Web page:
Recessions and Bear Markets: What the Data Tells Us


On Wall Street these days, the big concern is that an economic recession is heading toward the U.S. Traders are worried about this, and it’s keeping them on the sideline. The data from the past 11 recessions reveals key information about economic recessions and bear markets which traders should pay attention to.

The U.S. equity markets are down significantly year-to-date (YTD): The S&P 500 index is down by 14%, the Dow Jones 10%, and the Nasdaq 23.82%. A bear market occurs when an index falls 20% from its all-time high or recent highs. According to the National Bureau of Economic Research, which officially declares recessions, a recession is a major fall in economic activity that lasts more than a few months and is observable in real GDP, real income, employment, industrial production, and wholesale-retail sales. That’s a change from how it used to be defined, as two consecutive quarters of decline in real GDP.

Stocks have been struggling mainly because inflation is soaring, and the Fed has adopted the most hawkish monetary policy in decades to lower inflation. A hawkish monetary policy is cutting into U.S. economic growth.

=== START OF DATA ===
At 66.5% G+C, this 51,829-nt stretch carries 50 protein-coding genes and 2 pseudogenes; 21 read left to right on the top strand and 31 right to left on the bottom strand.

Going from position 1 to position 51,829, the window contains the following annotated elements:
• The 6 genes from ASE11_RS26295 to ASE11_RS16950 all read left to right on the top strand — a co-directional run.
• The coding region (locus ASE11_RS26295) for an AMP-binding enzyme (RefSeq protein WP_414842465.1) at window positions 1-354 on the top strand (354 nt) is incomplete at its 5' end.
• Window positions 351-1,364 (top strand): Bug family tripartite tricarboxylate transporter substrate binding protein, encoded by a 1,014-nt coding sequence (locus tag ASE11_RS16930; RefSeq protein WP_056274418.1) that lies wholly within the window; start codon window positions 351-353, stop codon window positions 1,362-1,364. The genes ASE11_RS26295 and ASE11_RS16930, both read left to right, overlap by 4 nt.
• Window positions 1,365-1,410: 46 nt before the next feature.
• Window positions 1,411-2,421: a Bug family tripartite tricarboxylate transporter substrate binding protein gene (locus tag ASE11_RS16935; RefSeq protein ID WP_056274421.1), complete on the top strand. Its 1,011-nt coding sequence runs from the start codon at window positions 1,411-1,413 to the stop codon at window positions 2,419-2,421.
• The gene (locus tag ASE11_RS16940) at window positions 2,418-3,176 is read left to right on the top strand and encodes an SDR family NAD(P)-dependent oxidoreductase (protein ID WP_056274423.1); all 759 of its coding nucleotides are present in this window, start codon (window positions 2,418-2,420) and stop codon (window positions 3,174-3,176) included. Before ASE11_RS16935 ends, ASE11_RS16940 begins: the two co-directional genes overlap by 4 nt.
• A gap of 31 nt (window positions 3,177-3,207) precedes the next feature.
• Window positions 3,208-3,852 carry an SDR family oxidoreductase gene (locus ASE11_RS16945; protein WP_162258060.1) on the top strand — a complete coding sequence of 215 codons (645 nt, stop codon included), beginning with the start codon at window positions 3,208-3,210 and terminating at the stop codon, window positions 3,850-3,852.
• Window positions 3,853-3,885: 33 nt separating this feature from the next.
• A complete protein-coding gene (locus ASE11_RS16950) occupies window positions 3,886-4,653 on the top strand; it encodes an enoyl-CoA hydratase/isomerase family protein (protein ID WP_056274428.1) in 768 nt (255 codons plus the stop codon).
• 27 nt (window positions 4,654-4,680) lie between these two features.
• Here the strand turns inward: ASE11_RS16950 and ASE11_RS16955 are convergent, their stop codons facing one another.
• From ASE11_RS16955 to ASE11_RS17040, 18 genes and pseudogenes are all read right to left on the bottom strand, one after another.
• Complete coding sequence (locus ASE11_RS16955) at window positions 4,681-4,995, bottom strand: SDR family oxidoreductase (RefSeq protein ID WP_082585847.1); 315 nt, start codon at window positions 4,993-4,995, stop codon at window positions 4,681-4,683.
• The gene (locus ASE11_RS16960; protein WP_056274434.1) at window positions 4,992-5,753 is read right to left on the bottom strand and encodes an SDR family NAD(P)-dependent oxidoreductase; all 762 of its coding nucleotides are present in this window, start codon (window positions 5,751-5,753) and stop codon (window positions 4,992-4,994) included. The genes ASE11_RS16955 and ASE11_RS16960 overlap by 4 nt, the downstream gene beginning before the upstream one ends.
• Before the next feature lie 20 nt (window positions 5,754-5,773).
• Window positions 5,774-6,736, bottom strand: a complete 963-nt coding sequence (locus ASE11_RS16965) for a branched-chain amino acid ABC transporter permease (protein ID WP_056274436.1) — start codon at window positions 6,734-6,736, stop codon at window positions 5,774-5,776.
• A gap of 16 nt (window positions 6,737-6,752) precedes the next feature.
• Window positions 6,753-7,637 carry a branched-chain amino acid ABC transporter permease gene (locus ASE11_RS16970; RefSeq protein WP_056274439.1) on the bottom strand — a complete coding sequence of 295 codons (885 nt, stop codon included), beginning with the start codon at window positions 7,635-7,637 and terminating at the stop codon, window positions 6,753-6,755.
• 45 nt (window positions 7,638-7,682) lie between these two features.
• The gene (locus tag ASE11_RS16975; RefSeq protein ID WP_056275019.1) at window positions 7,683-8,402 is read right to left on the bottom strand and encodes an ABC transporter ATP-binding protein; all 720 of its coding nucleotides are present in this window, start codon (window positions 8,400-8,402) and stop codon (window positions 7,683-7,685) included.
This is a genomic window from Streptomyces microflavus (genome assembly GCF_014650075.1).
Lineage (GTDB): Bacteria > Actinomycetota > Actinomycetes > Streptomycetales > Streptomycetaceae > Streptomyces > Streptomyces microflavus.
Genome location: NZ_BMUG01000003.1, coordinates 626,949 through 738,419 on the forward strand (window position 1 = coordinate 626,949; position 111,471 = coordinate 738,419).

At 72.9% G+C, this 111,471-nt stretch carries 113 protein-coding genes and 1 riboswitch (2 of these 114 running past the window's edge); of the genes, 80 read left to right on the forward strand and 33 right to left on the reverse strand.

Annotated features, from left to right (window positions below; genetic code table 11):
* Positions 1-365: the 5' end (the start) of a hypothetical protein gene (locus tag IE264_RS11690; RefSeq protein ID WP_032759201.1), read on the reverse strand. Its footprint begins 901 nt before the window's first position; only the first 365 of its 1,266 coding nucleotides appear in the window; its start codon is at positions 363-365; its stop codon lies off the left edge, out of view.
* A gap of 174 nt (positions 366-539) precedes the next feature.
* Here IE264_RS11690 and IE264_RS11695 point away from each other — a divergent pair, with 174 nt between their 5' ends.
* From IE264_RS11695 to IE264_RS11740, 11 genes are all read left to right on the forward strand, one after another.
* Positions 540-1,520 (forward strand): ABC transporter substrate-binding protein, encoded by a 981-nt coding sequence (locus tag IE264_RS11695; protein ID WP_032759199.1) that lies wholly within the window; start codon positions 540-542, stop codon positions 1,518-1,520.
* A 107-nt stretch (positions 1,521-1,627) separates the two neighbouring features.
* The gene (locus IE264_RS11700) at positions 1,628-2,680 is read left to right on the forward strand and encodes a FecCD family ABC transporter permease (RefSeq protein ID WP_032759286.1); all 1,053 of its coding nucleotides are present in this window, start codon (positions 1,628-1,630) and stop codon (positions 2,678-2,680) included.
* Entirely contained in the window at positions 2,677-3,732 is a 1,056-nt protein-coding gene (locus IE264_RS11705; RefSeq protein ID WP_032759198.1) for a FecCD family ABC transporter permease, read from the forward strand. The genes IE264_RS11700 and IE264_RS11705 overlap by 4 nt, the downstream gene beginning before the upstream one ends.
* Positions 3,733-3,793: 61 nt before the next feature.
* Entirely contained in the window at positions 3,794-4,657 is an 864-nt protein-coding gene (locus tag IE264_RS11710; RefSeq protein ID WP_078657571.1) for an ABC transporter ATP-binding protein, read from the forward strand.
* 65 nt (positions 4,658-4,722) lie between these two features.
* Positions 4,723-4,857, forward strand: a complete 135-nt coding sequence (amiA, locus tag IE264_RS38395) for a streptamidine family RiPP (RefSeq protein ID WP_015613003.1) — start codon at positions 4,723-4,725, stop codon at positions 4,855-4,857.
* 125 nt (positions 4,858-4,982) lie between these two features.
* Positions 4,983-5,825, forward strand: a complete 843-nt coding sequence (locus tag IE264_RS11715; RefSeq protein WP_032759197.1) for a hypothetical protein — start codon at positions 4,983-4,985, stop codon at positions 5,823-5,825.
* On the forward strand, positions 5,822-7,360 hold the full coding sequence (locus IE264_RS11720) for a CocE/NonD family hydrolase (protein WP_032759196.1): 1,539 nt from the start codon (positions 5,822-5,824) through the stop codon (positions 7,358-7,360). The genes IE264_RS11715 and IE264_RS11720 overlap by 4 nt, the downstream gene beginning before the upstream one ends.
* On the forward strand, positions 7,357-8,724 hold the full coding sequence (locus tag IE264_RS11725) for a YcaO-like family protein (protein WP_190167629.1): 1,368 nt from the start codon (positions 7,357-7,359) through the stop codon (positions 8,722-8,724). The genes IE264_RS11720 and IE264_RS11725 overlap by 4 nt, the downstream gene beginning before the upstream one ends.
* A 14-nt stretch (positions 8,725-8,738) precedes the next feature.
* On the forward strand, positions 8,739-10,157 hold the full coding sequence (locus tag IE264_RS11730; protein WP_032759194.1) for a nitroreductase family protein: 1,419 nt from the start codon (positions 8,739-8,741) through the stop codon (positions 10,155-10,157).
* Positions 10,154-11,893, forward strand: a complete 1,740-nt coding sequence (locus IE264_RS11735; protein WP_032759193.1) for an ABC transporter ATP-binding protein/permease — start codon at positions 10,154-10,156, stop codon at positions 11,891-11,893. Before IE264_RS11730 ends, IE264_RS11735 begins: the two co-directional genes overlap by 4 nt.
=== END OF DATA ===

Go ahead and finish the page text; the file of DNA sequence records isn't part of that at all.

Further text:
In May this year, the most recent U.S. Consumer Price Index (CPI) reading was released, and the number came in at 8.3%, the highest since 1982. Investors are worried that this inflation reading has yet to reach its peak level, and it could be a few months, if not quarters, before we see inflation hitting peak levels.

Higher inflation readings are keeping the Fed in a difficult spot and the Fed doesn’t have any other option but to continue to tighten the screws of its monetary policy by increasing interest rates at the most aggressive pace in decades, in addition to reducing the size of its balance sheet.

The S&P 500 index dipped into bear market territory briefly last week, but so far, has not yet closed in bear market. But traders believe that with economic data displaying weakness, a recession is likely to happen within the next few months, if not earlier, and that will push stocks further down.

If history repeats itself, what traders believe is not far off from what the past data shows. I have looked at all economic recessions going back to 1929, and almost every time, a recession began before a bear market. The average drop for the S&P 500 during the past 11 economic recessions was 40%, and the medium decline was 34%. The medium length of the last 11 recessions lasted 14 months, and the average was for 15 months.

Recession table

As the economic data has already started to show weakness, and inflation has yet to peak, it is highly likely that we may see an economic recession first before we officially enter a bear market.

The views and opinions expressed herein are the views and opinions of the author and do not necessarily reflect those of Nasdaq, Inc.

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